Next the Texian revolution. Was it not laughable to see these Texians, all of them, generally speaking, slaveholders; adhering to the constitution of 1824, one article of which emancipates all the slaves in Mexico! Was it not laughable to see them proclaiming a constitution, of which, eleven years ago, the Americans in Texas had prohibited the proclamation by the Mexican authorities there, under the heaviest threats!-What man of common sense can believe in this humbug? None, gentlemen; none but those that have risked their thousands in this country; and they, whoever they may be, feign to believe it. The statements made throughout the United States, of tyranny and oppression on the part of Mexico toward the American citizens in Texas, are slanderous falsehoods, fabricated to create and nurture the worst prejudices and jealousies. The Americans in Texas have had their own way in every case, and on every occasion; whenever there happened a legislative act that was, from any cause, repugnant to the feelings of the people of Texas, it was silenced at once. In short, if there has existed a good cause of complaint in Texas, it was that men were too much their own masters, and too little under the restraint of any law. Any allegation to the effect that the Mexican government had deceived citizens of the United States in relation to


promises of lands first made to them, is false, and I defy any one to show a forfeiture of title to lands, when the conditions of the grant had been fulfilled by the settler.

Now, sir, as to the war: here I will ask Americans, (except the speculators,) how many military incursions, insurrections, and rebellions, avowedly for the purpose of snatching Texas from its proper owners, will, in their mind, justify Mexico in driving from its territories, the pirates that would thus possess themselves of the country? Be it remembered, that these revolutions have never been attempted by the resident citizens of Texas, but in every case by men organized in the United States for the purpose and coming from afar: why, a single provocation of this nature were ample justification; but Texas has, from the time of the adjustment of the boundary by Wilkinson and Ferrara, experienced seven or eight.

The Americans (I mean the regulars) and Texians, appear to understand each other perfectly. The neutrality is preserved on the part of General Gaines, by allowing all volunteers, and other organized corps destined for Texas, to pass in hundreds and thousands undisturbed, but keeps in check any attempt on the part of the native Mexicans and Indians, to act against the Texians. The Texians are allowed to wage war against a friendly power, in a district of country claimed by the United States. The prisoners of war taken by the Texians are ignorant to which party they are subject. The American general claims the country only from Mexico, but has no objections to the carrying on of war against Mexico in the district he claims! Pray, sir, let Americans speak honestly, and let them say whether any government has, within the last century, placed itself in so ridiculous a light?-not only ridiculous, but contemptible. Will not any honest man confess at once that General Gaines, or any authority clothing him with the discretion so indiscreetly used, would never have dreamed of the like against a government able and ready to defend itself, and punish such arrogance? What is Europe to say to this? Will not Mexico complain? And will there be no sympathy for her?+-Letter to the Editors of the New-York Commercial Advertiser, dated Nacog doges, Texas, September 14, 1836.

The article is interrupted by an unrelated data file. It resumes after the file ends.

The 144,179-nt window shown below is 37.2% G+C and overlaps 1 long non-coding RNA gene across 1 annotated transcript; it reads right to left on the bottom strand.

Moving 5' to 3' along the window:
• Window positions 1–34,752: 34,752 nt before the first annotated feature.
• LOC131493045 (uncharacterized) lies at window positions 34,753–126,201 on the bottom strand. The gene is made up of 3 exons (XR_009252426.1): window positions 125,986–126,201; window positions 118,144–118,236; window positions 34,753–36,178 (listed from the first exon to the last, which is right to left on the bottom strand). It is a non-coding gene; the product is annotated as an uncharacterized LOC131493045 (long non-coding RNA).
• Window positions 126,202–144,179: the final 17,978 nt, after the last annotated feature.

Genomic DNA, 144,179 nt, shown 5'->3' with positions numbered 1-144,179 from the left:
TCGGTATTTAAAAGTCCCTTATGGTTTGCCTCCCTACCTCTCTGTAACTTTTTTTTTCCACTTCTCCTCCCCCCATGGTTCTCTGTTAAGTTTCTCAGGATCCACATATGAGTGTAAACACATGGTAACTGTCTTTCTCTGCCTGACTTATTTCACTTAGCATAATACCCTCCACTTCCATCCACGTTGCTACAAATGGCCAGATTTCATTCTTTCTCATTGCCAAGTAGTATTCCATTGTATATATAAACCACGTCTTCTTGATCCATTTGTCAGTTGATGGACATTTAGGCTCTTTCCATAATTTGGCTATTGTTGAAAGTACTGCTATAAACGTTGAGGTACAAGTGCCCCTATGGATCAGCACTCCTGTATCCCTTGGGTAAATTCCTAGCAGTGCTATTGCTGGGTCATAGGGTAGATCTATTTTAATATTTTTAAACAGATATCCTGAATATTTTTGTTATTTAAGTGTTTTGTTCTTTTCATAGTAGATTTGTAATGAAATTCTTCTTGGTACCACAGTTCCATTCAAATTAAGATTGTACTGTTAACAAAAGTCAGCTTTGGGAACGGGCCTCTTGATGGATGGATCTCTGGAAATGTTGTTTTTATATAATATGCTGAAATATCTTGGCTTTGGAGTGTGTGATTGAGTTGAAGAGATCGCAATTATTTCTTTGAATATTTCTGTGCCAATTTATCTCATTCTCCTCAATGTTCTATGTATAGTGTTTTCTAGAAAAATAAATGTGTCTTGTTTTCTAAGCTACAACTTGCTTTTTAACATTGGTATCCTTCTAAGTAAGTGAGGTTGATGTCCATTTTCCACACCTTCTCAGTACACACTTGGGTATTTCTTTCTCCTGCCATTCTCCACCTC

[Alas, for our national degeneracy and infamy;-In 1811, the suspicion of being accessory to this horrible outrage against the laws of nature, and of nations, led a to distinct charge in the trial for treason of]


CHARGE V.-That he, the said James Wilkinson, while commanding the army of the United States, by virtue of his said commission, and being bound by the duties of his office to do all that in him lay, to discover and to frustrate all such enormous violations of the law as tended to endanger the peace and tranquillity of the United States, did, nevertheless, unlawfully combine and conspire to set on foot a military expedition against the territories of a nation, then at peace with the United States.

Specification, He, the said James Wilkinson, in the years 1805 and



1806, combining and conspiring with Aaron Burr and his associates, to set on foot a military expedition against the Spanish provinces and territories in America.-Wilkinson's Memoirs, Vol. II.


By a treaty between Great Britain and Spain, for the suppression of the slave-trade, concluded in 1817, the British government was authorized to appoint commissioners to reside in Cuba, who, with Spanish commissioners, were to form a court for the adjudication of such ships as might be seized with slaves actually on board.

The British commissioners from time to time make reports to their government, which are laid before Parliament, and published by their direction.